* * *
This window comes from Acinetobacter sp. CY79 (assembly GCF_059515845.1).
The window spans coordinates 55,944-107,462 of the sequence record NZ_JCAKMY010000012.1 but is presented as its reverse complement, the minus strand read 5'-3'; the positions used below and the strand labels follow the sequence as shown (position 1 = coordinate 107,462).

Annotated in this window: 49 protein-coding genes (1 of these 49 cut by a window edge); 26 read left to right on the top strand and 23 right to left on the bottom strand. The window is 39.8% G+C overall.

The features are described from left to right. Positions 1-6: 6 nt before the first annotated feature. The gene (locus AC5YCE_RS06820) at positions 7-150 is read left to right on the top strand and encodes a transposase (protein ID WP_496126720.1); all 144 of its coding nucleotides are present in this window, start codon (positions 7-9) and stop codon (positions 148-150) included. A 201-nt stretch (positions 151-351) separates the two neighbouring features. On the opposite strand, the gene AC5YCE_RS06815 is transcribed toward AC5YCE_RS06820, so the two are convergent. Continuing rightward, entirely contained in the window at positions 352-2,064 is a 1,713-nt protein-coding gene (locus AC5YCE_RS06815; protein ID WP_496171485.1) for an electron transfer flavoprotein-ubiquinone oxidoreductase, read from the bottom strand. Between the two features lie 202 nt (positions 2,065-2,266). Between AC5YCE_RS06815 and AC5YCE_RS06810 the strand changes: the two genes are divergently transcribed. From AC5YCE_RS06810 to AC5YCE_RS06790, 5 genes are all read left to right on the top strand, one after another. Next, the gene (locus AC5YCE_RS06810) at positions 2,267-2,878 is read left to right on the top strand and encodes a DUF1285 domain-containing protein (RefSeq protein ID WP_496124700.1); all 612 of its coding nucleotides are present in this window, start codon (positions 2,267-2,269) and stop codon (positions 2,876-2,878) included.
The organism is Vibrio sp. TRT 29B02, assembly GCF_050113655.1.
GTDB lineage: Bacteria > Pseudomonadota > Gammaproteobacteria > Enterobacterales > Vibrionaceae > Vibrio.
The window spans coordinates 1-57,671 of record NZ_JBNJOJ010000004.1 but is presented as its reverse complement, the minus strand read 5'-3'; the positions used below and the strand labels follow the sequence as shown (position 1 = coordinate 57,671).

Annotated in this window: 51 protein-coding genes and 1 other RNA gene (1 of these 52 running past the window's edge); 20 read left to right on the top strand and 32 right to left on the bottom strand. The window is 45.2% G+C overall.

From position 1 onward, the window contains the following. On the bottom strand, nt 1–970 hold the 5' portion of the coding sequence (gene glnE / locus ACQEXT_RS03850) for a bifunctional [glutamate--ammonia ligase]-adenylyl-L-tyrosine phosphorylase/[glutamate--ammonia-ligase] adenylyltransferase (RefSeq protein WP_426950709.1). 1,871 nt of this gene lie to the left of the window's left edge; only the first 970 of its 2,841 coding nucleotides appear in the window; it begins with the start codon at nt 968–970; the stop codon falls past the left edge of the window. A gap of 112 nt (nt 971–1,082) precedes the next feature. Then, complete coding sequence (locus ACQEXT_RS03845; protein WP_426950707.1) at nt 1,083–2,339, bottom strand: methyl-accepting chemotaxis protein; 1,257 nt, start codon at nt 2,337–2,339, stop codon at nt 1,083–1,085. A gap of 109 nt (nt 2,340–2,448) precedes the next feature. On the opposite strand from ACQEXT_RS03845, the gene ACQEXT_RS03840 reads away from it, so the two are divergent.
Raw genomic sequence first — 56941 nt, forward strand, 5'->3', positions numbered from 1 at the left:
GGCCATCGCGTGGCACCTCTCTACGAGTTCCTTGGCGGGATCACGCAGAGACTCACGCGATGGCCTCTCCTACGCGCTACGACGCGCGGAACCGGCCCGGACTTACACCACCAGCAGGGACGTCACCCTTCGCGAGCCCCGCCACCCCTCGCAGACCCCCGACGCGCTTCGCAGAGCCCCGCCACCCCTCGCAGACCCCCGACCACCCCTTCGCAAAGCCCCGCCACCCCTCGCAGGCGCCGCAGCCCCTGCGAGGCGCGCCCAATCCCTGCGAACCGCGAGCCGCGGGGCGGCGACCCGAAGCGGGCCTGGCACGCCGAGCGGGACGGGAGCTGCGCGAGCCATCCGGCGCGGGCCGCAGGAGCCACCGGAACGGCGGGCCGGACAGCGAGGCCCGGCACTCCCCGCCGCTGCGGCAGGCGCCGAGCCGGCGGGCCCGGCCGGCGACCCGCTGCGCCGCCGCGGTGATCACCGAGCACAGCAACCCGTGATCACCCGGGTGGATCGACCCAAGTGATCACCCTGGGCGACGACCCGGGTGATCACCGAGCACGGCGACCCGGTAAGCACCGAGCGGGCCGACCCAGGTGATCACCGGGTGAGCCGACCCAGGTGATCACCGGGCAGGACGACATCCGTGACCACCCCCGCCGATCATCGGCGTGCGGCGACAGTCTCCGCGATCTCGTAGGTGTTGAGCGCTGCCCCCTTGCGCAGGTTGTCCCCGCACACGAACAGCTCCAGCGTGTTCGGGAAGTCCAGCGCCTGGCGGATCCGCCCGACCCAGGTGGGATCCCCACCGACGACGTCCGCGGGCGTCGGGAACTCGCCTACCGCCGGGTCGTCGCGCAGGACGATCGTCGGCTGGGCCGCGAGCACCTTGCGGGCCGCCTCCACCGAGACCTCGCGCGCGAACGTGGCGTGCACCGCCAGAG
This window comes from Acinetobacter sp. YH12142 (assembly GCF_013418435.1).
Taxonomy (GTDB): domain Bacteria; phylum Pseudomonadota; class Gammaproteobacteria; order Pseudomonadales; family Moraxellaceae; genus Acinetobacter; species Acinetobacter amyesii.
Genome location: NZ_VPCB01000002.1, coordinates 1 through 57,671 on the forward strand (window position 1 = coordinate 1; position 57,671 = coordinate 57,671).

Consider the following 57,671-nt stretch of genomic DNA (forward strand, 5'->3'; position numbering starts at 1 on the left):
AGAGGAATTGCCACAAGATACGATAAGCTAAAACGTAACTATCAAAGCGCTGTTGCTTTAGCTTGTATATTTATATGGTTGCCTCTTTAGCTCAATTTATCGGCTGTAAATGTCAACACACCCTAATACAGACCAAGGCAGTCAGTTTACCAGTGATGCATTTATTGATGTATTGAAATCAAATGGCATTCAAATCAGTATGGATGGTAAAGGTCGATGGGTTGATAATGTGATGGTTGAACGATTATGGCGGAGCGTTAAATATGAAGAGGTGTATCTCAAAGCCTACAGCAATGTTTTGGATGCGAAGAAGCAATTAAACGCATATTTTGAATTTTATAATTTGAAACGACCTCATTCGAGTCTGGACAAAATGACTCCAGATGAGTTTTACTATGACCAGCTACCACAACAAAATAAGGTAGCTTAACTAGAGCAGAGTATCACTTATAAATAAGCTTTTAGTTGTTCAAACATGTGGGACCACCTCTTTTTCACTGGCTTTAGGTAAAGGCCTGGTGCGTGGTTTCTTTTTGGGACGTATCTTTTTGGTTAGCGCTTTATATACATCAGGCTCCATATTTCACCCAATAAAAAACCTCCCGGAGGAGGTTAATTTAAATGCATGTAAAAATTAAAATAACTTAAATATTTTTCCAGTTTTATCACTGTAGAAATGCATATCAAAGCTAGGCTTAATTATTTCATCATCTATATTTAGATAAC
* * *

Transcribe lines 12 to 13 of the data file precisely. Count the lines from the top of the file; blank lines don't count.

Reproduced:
This window comes from Acinetobacter sp. YH12142 (assembly GCF_013418435.1).
Taxonomy (GTDB): domain Bacteria; phylum Pseudomonadota; class Gammaproteobacteria; order Pseudomonadales; family Moraxellaceae; genus Acinetobacter; species Acinetobacter amyesii.